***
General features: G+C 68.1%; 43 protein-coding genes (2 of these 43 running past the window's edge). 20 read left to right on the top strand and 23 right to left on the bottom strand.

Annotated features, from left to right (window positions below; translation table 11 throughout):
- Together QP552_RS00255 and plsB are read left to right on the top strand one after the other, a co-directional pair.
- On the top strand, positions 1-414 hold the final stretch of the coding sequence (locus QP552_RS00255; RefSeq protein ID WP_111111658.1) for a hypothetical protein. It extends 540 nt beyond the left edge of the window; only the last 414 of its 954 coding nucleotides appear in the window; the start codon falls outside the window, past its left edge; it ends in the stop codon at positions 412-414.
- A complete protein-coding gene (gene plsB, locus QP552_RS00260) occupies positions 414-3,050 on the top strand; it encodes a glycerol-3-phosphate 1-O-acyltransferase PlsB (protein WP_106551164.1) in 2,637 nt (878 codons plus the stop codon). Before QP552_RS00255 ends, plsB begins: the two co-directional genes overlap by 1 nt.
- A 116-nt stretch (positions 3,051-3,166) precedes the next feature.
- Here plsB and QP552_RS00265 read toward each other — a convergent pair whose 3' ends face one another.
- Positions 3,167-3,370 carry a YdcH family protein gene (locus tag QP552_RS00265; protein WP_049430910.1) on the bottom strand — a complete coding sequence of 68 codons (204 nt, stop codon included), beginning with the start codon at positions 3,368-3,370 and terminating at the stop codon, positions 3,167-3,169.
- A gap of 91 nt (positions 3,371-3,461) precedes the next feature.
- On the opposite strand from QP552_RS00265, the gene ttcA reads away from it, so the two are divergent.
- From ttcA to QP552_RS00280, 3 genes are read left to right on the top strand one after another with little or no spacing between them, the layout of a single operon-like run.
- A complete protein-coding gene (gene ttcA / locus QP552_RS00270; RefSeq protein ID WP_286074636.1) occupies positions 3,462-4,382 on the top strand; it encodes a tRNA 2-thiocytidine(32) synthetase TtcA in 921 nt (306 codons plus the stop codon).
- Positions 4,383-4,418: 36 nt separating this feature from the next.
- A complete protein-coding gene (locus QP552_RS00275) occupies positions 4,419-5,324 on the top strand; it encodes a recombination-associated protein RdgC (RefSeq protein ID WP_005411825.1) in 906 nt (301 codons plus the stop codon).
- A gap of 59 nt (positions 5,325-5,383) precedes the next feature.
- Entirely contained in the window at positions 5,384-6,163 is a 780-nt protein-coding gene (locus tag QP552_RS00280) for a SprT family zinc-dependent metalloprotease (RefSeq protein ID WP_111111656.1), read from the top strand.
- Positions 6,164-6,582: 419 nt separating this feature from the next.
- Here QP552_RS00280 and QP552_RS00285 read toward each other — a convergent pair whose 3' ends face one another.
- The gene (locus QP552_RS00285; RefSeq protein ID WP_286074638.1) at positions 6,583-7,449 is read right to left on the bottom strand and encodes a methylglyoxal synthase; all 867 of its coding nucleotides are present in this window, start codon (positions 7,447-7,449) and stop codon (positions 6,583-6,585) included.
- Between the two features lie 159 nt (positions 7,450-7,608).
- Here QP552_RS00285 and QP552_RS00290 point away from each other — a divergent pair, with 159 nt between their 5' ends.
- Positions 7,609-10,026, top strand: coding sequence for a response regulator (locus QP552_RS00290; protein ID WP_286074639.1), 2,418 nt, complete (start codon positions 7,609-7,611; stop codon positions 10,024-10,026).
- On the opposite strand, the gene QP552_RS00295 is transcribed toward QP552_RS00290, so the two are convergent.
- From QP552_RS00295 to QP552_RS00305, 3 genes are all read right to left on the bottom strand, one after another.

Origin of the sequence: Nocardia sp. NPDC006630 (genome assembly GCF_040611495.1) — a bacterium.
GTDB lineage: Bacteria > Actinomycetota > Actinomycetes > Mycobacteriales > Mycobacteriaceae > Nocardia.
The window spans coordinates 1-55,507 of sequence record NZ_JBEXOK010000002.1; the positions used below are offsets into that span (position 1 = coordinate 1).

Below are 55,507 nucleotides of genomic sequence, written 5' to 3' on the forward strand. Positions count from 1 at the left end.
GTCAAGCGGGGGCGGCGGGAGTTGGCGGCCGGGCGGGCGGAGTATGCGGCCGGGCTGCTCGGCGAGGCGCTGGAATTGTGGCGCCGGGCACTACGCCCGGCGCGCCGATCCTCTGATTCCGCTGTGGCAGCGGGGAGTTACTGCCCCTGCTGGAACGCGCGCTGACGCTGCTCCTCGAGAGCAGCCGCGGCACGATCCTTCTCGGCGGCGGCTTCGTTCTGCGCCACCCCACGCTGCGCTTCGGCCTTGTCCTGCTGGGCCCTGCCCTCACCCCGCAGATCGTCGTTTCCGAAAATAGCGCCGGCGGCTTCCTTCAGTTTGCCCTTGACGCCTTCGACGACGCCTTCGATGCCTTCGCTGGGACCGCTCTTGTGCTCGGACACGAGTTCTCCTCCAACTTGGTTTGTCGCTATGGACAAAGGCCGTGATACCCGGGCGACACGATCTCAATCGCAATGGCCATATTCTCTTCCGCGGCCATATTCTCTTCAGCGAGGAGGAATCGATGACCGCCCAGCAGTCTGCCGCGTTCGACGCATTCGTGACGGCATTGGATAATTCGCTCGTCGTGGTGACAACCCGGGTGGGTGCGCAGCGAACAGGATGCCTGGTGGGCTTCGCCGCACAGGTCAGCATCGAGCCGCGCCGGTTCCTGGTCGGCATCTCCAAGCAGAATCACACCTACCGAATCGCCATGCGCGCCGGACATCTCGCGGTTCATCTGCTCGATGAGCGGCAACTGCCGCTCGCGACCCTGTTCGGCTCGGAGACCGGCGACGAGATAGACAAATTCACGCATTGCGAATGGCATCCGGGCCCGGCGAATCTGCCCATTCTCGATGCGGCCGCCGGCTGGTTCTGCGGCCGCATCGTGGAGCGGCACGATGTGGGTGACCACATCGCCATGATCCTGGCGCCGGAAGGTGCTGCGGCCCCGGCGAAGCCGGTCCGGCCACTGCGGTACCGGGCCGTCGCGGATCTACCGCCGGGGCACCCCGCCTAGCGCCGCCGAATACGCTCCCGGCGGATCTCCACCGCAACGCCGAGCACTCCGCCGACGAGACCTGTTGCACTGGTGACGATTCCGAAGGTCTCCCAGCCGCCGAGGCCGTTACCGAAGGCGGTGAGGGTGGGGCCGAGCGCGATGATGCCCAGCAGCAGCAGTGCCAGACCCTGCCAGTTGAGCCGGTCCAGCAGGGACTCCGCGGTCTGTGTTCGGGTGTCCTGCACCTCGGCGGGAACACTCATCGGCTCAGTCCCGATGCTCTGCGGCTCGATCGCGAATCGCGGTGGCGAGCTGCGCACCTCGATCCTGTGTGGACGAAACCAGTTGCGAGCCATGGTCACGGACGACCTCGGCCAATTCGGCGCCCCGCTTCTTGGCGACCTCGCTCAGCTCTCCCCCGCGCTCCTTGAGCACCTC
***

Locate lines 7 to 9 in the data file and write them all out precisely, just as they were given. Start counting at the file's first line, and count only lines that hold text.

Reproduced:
- Here plsB and QP552_RS00265 read toward each other — a convergent pair whose 3' ends face one another.
- Positions 3,167-3,370 carry a YdcH family protein gene (locus tag QP552_RS00265; protein WP_049430910.1) on the bottom strand — a complete coding sequence of 68 codons (204 nt, stop codon included), beginning with the start codon at positions 3,368-3,370 and terminating at the stop codon, positions 3,167-3,169.
- A gap of 91 nt (positions 3,371-3,461) precedes the next feature.